Titewhai told 'shut your bloody mouth' over welcoming dispute
Tuesday 5 Feb 2013 10:19 a.m.
By Kim Choe with 3 News online staff
Prime Minister John Key has been welcomed onto Te Tii Marae at Waitangi.
And while it was all quiet on the protest front, as expected his arrival wasn't without some controversy.
There was a standoff at the gates to the marae this morning between the family of Titewhai Harawira and Ani Taurua – as neither wanted to welcome Mr Key together.
Ngapuhi leader Kingi Taurua told the pair they must share the role.
"They will compromise, they will both take the Prime Minister on," he said.
But Ms Harawira initially refused.
To this, Mr Taurua responded: “Shut your bloody mouth”.
Mr Key was eventually escorted onto the marae by a large group of women, flanked by Ms Harawira – who was holding his hand – and Ms Taurua.
As the Prime Minister arrived, a couple of lone protestors yelled: “You don’t own it and you can’t sell it”.
In his speech in the marae Mr Key said: "I'll keep coming but it's up to you to decide how this day goes."
Shearer welcomed without incident
Labour leader David Shearer arrived after lunch escorted onto the marae by Ms Harawira alone. He was joined by MPs from Labour and the Green Party.
Ngapuhi trustees had earlier said Ms Harawira should relinquish her role of escorting Mr Key and the other officials onto the marae in favour of another elder, Mr Taurua.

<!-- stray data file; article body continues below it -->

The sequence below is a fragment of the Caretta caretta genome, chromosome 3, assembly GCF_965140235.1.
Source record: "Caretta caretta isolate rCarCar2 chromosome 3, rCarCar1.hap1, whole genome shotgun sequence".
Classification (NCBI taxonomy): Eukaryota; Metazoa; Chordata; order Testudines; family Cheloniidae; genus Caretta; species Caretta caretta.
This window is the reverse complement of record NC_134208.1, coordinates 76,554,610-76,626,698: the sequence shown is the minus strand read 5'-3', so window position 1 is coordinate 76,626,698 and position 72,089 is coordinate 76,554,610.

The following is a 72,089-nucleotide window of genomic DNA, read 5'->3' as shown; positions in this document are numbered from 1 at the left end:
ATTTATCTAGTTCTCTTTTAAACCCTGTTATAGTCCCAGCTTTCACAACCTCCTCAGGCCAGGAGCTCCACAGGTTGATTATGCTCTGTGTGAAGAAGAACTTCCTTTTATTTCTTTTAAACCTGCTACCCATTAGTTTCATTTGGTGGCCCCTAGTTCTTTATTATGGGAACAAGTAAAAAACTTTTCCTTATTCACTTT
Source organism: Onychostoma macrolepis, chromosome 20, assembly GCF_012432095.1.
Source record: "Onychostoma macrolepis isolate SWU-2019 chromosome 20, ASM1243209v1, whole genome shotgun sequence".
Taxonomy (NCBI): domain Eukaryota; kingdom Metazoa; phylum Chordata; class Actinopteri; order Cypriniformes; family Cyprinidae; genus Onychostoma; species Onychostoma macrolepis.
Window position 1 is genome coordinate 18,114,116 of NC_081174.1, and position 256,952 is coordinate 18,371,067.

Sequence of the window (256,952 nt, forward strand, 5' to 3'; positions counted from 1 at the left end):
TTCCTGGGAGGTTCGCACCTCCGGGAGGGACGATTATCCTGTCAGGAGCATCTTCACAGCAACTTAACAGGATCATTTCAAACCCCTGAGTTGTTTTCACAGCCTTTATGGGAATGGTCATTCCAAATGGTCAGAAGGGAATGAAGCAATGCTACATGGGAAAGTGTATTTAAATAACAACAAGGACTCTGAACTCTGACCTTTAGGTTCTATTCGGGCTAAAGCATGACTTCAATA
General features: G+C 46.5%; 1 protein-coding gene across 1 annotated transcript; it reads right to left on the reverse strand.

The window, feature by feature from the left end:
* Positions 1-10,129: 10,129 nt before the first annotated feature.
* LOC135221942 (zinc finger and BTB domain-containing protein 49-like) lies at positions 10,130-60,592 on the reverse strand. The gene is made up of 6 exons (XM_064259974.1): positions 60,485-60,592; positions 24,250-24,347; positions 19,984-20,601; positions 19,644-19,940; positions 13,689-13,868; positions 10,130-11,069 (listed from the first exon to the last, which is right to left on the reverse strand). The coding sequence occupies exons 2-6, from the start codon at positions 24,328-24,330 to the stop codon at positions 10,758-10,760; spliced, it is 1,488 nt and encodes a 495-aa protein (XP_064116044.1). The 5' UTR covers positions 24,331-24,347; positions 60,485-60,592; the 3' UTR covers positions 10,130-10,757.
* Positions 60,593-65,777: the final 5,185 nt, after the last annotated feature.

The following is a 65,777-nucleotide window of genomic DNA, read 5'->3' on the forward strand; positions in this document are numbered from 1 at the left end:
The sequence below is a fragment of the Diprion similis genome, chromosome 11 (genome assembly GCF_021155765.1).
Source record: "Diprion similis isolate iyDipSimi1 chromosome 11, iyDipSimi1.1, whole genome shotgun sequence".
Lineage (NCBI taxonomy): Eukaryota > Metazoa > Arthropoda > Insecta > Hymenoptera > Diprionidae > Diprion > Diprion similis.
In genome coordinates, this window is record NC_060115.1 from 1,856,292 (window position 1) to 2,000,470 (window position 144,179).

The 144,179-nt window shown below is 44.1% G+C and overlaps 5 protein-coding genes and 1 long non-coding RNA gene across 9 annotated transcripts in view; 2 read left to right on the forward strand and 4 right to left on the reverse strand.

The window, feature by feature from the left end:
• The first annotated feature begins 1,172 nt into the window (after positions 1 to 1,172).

Yesterday Ms Harawira welcomed Governor General Sir Jerry Mateparae on to the marae, but they were interrupted by Ms Harawira’s son Aata, who had a brief scuffle with the welcoming party.
Mr Key hoped today would be trouble-free and a time of celebration.
"I think the local kaumatua are doing their best to try and make sure there's an opportunity for us to engage and say a few words,” he told NZ Newswire.
"I hope that's the case. In the end Waitangi should be a place for celebration."
But Mana Party leader Hone Harawira says he believes Mr Key will face protest from some Ngapuhi Iwi members, and he hasn't quashed speculation he may protest himself.
“This is the place where those things get raised,” he said yesterday.
“A local trustee has the right to raise them. And as the local MP, so do I.”